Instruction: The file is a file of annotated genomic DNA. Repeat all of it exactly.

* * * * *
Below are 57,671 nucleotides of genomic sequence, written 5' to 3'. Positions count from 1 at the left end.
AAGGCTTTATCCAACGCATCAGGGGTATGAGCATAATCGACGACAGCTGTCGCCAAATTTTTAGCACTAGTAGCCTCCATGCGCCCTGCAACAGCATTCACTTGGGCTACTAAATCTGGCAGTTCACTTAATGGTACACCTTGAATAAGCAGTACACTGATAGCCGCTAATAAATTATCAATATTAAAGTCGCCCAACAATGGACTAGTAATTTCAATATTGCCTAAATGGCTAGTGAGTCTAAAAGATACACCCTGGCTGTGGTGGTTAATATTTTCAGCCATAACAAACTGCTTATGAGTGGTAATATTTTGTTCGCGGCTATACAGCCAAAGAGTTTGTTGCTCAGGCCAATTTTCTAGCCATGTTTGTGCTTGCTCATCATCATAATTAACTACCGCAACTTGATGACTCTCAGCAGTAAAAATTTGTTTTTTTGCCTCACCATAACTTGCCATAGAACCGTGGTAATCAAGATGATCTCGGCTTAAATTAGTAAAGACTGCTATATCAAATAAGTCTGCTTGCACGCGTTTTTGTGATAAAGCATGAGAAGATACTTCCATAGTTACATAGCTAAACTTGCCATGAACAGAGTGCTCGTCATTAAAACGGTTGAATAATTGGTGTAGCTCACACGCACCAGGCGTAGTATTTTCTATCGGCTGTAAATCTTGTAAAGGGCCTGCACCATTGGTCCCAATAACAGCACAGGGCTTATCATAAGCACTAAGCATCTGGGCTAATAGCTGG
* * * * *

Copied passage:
Below are 57,671 nucleotides of genomic sequence, written 5' to 3'. Positions count from 1 at the left end.
AAGGCTTTATCCAACGCATCAGGGGTATGAGCATAATCGACGACAGCTGTCGCCAAATTTTTAGCACTAGTAGCCTCCATGCGCCCTGCAACAGCATTCACTTGGGCTACTAAATCTGGCAGTTCACTTAATGGTACACCTTGAATAAGCAGTACACTGATAGCCGCTAATAAATTATCAATATTAAAGTCGCCCAACAATGGACTAGTAATTTCAATATTGCCTAAATGGCTAGTGAGTCTAAAAGATACACCCTGGCTGTGGTGGTTAATATTTTCAGCCATAACAAACTGCTTATGAGTGGTAATATTTTGTTCGCGGCTATACAGCCAAAGAGTTTGTTGCTCAGGCCAATTTTCTAGCCATGTTTGTGCTTGCTCATCATCATAATTAACTACCGCAACTTGATGACTCTCAGCAGTAAAAATTTGTTTTTTTGCCTCACCATAACTTGCCATAGAACCGTGGTAATCAAGATGATCTCGGCTTAAATTAGTAAAGACTGCTATATCAAATAAGTCTGCTTGCACGCGTTTTTGTGATAAAGCATGAGAAGATACTTCCATAGTTACATAGCTAAACTTGCCATGAACAGAGTGCTCGTCATTAAAACGGTTGAATAATTGGTGTAGCTCACACGCACCAGGCGTAGTATTTTCTATCGGCTGTAAATCTTGTAAAGGGCCTGCACCATTGGTCCCAATAACAGCACAGGGCTTATCATAAGCACTAAGCATCTGGGCTAATAGCTGG